Senior Anesthesia: Age Doesn’t Stop The Need for Care
Don’t count out older patients when it comes to sedation.
By Jessica Tremayne-Farkas
Posted: May 2, 2012, 9:00 p.m. EDT
While customized monitoring and drugs should be provided for every patient, those falling into the geriatric category—in the last 25 percent of their life expectancy—require extra precaution as underlying health conditions may be more prevalent.
Veterinary specialists say senior patients in need of a procedure that requires anesthesia should not be passed off as too old to handle sedation or anesthesia based on age alone. Yet the misconception accounts for one of the top three concerns with using anesthesia.
"When veterinarians and pet owners think age is an obstacle to necessary maintenance, it reminds me of mistakes made with older cars,” says Ralph Harvey, DVM, M.S., Dipl. ACVA, associate professor of anesthesiology at the University of Tennessee College of Veterinary Medicine in Knoxville and an AAHA anesthesia task force member.
"Owners are reluctant to care for the engine because they assume the body will go bad and they fail to care for the body because they think the engine will go,” Harvey continues. "If nothing is being cared for, it will surely fall apart.”
According to the recently released American Animal Hospital Association (AAHA) Anesthesia Guidelines for Dogs and Cats, pre-anesthetic patient assessment and preparation is key to initiating a smooth anesthetic procedure, while monitoring will allow for immediate action if any issues occur during the procedure.
"A trained veterinary technician is ideal under any anesthetic procedure,” says Richard Bednarski, MS, DVM, Dipl. ACVA, of the College of Veterinary Medicine at The Ohio State University in Columbus, chair of the anesthesia guidelines task force. "A veterinarian can’t effectively concentrate on the procedure and anesthesia. A technician needs to be able to recognize any deviation from the norm and know how to act.”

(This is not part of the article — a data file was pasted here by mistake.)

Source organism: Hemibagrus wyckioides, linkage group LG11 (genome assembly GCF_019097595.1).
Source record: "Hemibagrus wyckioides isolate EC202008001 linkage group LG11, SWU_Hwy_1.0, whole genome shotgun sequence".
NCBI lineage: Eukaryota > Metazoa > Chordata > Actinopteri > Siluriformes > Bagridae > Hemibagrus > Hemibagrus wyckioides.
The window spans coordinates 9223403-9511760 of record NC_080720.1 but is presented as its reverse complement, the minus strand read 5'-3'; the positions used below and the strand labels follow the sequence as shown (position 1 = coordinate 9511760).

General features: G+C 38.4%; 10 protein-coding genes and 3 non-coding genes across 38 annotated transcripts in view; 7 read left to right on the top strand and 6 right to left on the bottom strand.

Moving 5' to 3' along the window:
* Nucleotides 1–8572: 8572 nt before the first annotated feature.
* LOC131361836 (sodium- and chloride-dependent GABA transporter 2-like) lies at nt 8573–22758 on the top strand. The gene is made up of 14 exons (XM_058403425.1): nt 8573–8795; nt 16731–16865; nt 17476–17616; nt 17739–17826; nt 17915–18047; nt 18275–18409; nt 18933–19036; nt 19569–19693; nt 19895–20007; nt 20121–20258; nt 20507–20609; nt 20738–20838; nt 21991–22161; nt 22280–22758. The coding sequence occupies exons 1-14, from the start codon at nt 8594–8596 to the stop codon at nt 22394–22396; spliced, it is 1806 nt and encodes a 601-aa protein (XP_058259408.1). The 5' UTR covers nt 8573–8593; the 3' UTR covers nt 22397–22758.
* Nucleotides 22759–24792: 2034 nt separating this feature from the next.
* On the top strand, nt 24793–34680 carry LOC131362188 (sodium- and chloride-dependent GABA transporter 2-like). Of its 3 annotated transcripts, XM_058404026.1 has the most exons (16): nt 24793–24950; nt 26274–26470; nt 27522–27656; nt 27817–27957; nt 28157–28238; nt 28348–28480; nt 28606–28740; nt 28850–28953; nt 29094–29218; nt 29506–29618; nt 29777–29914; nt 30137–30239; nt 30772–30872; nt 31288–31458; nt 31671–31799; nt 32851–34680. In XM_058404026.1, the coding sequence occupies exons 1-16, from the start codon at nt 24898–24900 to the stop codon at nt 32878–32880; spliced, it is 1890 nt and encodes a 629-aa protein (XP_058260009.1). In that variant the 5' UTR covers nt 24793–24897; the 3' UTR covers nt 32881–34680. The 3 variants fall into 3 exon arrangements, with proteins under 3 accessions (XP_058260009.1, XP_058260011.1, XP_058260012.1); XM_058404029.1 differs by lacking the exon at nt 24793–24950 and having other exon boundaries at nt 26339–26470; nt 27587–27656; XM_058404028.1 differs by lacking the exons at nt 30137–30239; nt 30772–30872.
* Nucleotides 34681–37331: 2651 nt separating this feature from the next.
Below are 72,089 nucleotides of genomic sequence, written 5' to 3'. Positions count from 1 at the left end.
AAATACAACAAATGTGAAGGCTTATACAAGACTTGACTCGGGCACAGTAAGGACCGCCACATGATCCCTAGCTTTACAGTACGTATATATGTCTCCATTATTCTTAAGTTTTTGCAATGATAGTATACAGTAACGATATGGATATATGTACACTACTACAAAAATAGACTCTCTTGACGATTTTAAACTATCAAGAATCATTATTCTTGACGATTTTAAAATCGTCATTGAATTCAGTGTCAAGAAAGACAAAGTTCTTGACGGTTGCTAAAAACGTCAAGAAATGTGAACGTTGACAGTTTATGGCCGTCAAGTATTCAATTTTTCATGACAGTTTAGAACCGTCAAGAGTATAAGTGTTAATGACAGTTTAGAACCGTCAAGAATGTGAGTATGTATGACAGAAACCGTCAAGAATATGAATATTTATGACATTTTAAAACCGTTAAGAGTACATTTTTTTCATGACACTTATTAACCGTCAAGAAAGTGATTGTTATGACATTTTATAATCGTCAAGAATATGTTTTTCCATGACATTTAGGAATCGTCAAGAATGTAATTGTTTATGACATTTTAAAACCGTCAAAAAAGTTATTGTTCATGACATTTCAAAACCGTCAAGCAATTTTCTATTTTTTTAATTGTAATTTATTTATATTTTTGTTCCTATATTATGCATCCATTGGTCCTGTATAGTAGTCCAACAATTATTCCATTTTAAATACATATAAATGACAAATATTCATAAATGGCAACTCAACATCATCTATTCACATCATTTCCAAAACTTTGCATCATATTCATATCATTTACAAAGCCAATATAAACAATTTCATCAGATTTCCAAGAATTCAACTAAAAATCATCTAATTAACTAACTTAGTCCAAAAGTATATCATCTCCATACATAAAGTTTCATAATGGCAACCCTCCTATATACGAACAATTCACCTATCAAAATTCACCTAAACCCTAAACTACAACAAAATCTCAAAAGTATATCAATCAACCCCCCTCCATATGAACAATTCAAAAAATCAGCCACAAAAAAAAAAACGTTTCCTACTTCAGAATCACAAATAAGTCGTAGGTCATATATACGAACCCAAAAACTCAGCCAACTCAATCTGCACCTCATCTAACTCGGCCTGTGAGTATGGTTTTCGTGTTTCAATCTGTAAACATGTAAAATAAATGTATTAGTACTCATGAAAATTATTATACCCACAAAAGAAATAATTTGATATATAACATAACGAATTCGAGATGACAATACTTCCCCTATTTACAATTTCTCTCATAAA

While some procedures can only be performed under anesthesia, even those that may be attempted without sedation often prove more stressful for the animal than a properly handled anesthetic procedure.
"If there are realistic alternatives, sure, one should consider them for any patient,” says Khursheed Mama, DVM, Dipl. ACVA, associate professor of anesthesiology at Colorado State University in Fort Collins, Colo. "However if the veterinarian is not comfortable sedating or anesthetizing a senior animal because of age-related concerns, he should consult with an anesthesiologist to determine an appropriate plan [vs. delaying it until the situation is worse]. And if that is not feasible in the practice environment, it might be worth referring that patient for its anesthetic care—as one would for challenging surgical or cardiac procedures.”
Experts say alanine transaminase, creatinine, urinalysis and specific gravity are the minimum tests that should be performed before administering anesthesia to a senior pet. Additional tests may be needed, depending on the findings. Additionally, owners should be told in advance about the associated financial investment, as advanced testing may be necessary.
"There is an increase in cost to care for senior pets, but that comes with an increase in safety,” Dr. Harvey says. "Sometimes an X-ray or ultrasound is needed to make sure anesthesia is safe for a patient. In addition to testing, a veterinarian must be in tune with an older patient’s psycho-social issues. Sometimes an older animal doesn’t do as well at the veterinary practice, away from its family and home. Considerations should be made to make the stay less stressful.”
Drug choice is different for senior animals versus those in their prime, experts say. A practitioner should look for a drug that facilitates a rapid, smooth recovery for senior patients.